The first time I met Papouche he was 8-years old and living at Lafanmi Selavi, a home where hundreds of street children lived and went to school, bathed and ate everyday. I have photographed him more than any other child I know in Haiti for the simple fact that he loved having his picture taken, even when he was feeling shy or in a bad mood. I watched him through the years as he grew taller than me.
When Lafanmi Selavi closed in 1999, Papouche had no where to go and was living back out on the streets. I didn’t know what happened to him until one night we discovered him in front of a restaurant begging for food. A year later we ran into him by chance walking through Port-au-Prince with three boys carrying buckets of water… so we joined them. Along with some other boys from Lafanmi Selavi, Papouche was living at a smaller group home and going to school again.
We had Photography Workshops with the boys there and took them on a field trip an hour north of Port-au-Prince to Fort Jacques – none of them had ever been there before – and they all took beautiful photographs. It was at one of the home’s group birthday parties that I learned Papouche was an amazing dancer – his partner was a young girl and it was an incredible display of this back and forth interaction of very serious soul. They blew me away. Eventually Papouche grew too old for the group home and was told it was time to leave. As you can imagine, he wasn’t ready and although he was given some money, it still wasn’t enough to live on his own.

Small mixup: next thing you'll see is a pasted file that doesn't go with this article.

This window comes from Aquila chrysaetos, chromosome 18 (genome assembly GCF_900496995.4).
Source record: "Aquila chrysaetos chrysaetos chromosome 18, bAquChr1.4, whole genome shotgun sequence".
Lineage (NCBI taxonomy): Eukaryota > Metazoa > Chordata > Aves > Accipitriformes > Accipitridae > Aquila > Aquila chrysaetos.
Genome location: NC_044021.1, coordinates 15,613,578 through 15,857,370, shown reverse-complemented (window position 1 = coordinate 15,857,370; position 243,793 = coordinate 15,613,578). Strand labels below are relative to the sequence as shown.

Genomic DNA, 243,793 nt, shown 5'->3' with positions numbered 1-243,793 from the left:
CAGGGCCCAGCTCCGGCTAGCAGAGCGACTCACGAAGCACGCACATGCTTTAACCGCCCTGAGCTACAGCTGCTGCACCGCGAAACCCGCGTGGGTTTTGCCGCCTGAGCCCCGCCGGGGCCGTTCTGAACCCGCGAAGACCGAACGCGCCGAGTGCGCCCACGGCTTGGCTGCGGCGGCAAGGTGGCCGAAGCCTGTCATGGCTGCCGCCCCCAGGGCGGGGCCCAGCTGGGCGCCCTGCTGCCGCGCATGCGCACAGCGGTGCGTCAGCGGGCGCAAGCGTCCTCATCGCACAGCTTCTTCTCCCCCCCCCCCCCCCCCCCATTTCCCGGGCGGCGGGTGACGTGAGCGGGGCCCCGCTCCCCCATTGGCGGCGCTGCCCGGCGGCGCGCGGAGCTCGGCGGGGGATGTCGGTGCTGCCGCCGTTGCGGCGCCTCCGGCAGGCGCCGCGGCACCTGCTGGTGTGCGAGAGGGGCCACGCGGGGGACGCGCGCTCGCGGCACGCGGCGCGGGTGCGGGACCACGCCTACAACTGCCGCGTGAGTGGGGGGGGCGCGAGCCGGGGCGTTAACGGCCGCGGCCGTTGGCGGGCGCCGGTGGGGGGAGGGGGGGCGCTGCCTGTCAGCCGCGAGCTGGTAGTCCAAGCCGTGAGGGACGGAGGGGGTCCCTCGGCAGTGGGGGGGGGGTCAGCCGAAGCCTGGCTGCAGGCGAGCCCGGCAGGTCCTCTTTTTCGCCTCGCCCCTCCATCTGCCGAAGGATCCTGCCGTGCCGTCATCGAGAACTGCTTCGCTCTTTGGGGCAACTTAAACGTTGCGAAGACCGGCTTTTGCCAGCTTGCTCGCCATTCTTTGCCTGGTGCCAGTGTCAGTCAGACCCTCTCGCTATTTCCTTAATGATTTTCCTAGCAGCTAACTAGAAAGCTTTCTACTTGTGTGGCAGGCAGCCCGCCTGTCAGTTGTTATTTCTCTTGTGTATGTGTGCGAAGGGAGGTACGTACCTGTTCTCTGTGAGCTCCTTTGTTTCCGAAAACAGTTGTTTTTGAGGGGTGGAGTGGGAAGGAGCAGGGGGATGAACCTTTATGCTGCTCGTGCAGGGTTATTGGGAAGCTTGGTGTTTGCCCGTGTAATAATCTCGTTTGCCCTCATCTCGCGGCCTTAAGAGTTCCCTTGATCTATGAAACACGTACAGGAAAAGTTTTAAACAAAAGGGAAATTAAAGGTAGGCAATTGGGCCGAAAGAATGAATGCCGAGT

It was around this time that we fully incorporated Zanmi Lakay because the needs of children were not being met, and we wanted to help. Papouche is one of the recipients of our Education Fund and has been going to trade school to learn carpentry. We also help pay for his rent and other necessities.
I am happy to report that I finally found out today that Papouche is still a survivor.